Monday, February 15th

Eric Vigoda, Georgia Tech

"Spin Systems on Random Regular Graphs"

Time: 2:00 PM
Location: Hill 705
Abstract: We'll look at the behavior of spin systems on random regular, bipartite graphs and how it relates to phase transitions on regular trees. We present a new approach for the analysis of such graphs. This yields new results for hardness of approximating the partition function for the hard-core model on weighted independent sets and for counting the number of k-colorings of a graph.

The talk is based on joint work with Andreas Galanis (Oxford) and Daniel Stefankovic (Rochester).

Monday, February 8th

Doron Puder, IAS

"Ramanujan Coverings of Graphs"

Time: 2:00 PM
Location: Hill 705
Abstract: Ramanujan graphs are optimal expander graphs, and their existence and construction have been the focus of much research during the last three decades. We prove that every bipartite Ramanujan graph has a d-covering (a.k.a. d-lift) which is also Ramanujan. This generalizes the d=2 case, a recent major breakthrough in the subject due to Marcus, Spielman and Srivastava. The main tools we use are the Peter-Weyl theory in group representations, as well as the theory of interlacing polynomials.

All notions will be explained. Joint work with Chris Hall and Will Sawin.

Monday, February 1st

Karim Adiprasito, Hebrew University/IAS

"From mixed multiplicities to combinatorial geometries to Hodge theory (and log-concavity of the Whitney coefficients)"

Time: 2:00 PM
Location: Hill 705

A conjecture of Read predicts that the coefficients of the chromatic polynomial of any graph form a log-concave sequence. A related conjecture of Welsh predicts that the number of linearly independent subsets of varying sizes form a log-concave sequence for any configuration of vectors in a vector space. Both conjectures are special cases of the famous Rota conjecture asserting the log-concavity of the coefficients of the characteristic polynomial of any matroid.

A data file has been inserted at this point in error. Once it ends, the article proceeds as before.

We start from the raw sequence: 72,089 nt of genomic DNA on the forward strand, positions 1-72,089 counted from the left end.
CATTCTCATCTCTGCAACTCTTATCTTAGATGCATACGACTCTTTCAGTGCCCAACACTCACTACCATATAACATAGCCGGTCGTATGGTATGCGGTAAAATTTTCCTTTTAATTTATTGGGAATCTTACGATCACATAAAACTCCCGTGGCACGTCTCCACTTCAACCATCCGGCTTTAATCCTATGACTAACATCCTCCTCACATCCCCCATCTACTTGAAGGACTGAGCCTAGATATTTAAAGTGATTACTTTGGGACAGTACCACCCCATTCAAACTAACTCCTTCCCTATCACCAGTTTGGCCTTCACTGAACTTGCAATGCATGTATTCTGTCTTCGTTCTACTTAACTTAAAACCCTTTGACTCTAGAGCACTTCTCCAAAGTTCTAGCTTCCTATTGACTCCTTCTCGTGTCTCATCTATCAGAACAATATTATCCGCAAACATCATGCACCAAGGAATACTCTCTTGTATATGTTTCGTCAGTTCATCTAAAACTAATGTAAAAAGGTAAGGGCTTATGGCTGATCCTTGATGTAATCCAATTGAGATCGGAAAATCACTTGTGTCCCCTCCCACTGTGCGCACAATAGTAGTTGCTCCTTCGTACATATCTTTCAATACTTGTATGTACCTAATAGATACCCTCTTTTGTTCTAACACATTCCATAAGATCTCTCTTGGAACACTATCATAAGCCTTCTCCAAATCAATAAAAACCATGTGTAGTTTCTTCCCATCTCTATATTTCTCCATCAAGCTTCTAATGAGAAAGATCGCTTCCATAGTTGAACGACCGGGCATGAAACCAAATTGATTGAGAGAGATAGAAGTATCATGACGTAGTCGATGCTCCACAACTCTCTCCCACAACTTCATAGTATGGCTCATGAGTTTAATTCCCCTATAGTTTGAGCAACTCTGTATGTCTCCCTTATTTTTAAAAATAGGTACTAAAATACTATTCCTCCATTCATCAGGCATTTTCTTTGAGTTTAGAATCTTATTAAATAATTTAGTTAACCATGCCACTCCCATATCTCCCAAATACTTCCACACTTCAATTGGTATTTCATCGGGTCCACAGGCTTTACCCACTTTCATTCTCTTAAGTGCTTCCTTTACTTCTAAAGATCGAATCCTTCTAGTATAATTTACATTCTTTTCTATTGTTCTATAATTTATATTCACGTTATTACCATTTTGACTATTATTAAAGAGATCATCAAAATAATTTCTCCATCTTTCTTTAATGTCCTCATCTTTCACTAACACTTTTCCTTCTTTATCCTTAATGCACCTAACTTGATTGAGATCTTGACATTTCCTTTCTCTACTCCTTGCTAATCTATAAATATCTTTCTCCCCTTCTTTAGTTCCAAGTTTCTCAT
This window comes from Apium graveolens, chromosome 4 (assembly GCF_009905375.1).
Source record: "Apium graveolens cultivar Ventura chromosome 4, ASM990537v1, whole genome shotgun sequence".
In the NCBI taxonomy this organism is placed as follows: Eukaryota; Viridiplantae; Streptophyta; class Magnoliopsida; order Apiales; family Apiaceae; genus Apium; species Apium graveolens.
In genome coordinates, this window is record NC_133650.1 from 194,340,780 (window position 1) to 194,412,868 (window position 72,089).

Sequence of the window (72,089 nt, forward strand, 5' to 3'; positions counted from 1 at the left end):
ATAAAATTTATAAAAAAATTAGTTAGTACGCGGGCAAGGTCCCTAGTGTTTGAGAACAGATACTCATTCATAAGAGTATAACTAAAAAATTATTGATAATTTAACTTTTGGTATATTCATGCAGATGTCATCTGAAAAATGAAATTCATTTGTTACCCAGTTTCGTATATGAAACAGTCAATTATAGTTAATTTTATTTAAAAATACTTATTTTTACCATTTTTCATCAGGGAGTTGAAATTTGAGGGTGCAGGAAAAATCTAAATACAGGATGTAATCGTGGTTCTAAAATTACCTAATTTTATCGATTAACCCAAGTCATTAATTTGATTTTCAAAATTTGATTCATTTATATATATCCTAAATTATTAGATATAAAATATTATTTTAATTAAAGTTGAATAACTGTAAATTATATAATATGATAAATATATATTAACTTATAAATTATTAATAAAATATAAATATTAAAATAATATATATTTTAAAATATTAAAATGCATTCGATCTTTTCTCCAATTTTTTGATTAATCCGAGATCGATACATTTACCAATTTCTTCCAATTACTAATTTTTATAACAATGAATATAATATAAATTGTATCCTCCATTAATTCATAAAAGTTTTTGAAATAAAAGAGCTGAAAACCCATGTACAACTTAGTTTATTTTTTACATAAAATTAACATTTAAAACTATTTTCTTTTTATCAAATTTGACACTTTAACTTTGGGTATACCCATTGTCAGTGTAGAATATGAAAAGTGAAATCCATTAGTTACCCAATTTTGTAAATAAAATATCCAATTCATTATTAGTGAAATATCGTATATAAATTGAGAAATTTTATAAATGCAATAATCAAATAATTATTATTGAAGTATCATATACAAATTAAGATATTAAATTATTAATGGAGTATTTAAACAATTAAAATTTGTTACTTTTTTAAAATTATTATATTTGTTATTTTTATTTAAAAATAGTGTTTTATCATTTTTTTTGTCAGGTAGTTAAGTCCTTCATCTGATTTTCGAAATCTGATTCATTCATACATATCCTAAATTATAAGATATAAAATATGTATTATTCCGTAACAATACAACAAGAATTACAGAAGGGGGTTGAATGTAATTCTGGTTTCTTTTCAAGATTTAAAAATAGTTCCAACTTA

The recent story of these problems starts in 2010, when June Huh proved Rota's conjecture for the special case of a hyperplane arrangement by identifying the Whitney coefficients with mixed multiplicities of its Jacobian ideal. It subsequently emerged that virtually all proofs we could come up with for this case use nontrivial geometric facts about the arrangement and/or Hodge theory for projective varieties, and the more general conjecture of Rota for possibly "nonrealizable" configurations/matroids remained open until recently.

I will discuss how to extend Hodge theory beyond the classical setting to general matroids, starting with the surprising joint work with Bjorner on Lefschetz theorems for Mikhalkin's p,q-groups, and then discuss the proof of the "Kahler package" for general matroidal fans, which proves the Rota and Welsh conjecture in full generality. All proofs are purely combinatorial, and do not rely on analytifications or projective algebraic geometry, although there are some useful relations I will mention.

Based on joint work with Anders Bjorner and with June Huh and Eric Katz